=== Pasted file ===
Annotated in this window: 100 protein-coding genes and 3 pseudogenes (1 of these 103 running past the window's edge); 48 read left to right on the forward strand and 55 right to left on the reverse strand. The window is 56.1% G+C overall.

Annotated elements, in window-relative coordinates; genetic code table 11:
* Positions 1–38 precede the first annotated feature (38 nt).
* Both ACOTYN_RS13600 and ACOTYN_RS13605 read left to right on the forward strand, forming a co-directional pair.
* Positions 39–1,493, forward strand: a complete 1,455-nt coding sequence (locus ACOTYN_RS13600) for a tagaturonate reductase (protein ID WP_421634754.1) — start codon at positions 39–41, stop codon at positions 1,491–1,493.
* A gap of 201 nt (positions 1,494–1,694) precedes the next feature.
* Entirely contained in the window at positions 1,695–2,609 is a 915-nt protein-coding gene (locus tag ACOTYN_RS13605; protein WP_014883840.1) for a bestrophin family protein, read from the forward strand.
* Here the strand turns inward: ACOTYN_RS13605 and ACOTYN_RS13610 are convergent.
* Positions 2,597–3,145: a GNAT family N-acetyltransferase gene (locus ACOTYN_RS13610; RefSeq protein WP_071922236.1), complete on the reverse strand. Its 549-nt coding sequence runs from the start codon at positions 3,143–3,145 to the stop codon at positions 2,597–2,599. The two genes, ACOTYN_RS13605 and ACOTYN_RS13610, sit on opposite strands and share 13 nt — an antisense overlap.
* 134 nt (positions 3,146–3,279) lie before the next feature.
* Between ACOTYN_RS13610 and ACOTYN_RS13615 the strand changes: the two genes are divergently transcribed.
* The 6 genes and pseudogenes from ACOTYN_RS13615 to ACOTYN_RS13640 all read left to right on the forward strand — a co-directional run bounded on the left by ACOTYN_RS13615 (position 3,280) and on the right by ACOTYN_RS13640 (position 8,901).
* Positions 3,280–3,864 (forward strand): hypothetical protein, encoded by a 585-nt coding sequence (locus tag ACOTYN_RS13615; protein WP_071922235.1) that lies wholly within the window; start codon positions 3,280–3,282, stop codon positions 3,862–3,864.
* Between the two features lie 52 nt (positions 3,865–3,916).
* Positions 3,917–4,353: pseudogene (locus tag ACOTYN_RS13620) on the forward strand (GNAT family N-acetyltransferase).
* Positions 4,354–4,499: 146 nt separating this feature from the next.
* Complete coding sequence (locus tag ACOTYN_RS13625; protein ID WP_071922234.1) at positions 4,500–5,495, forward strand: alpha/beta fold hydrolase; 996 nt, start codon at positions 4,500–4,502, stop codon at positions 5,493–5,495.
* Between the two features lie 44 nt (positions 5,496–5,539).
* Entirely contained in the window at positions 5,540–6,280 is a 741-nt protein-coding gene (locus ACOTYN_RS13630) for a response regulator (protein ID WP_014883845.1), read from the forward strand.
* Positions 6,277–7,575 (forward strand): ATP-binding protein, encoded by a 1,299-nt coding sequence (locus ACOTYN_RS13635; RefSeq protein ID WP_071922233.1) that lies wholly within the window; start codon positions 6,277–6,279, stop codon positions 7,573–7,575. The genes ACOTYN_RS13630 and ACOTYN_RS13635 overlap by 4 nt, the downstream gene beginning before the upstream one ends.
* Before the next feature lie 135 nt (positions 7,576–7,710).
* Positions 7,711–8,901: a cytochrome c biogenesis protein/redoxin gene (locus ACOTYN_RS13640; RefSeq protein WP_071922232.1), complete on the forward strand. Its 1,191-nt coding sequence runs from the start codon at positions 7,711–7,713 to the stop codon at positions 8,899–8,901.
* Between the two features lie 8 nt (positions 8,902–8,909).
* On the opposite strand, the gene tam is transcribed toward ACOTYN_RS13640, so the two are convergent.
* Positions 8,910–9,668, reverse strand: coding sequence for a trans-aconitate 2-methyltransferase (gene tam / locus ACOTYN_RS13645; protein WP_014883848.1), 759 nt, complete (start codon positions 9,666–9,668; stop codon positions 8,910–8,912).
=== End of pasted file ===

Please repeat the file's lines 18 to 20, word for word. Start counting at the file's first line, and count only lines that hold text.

* Between the two features lie 44 nt (positions 5,496–5,539).
* Entirely contained in the window at positions 5,540–6,280 is a 741-nt protein-coding gene (locus ACOTYN_RS13630) for a response regulator (protein ID WP_014883845.1), read from the forward strand.
* Positions 6,277–7,575 (forward strand): ATP-binding protein, encoded by a 1,299-nt coding sequence (locus ACOTYN_RS13635; RefSeq protein ID WP_071922233.1) that lies wholly within the window; start codon positions 6,277–6,279, stop codon positions 7,573–7,575. The genes ACOTYN_RS13630 and ACOTYN_RS13635 overlap by 4 nt, the downstream gene beginning before the upstream one ends.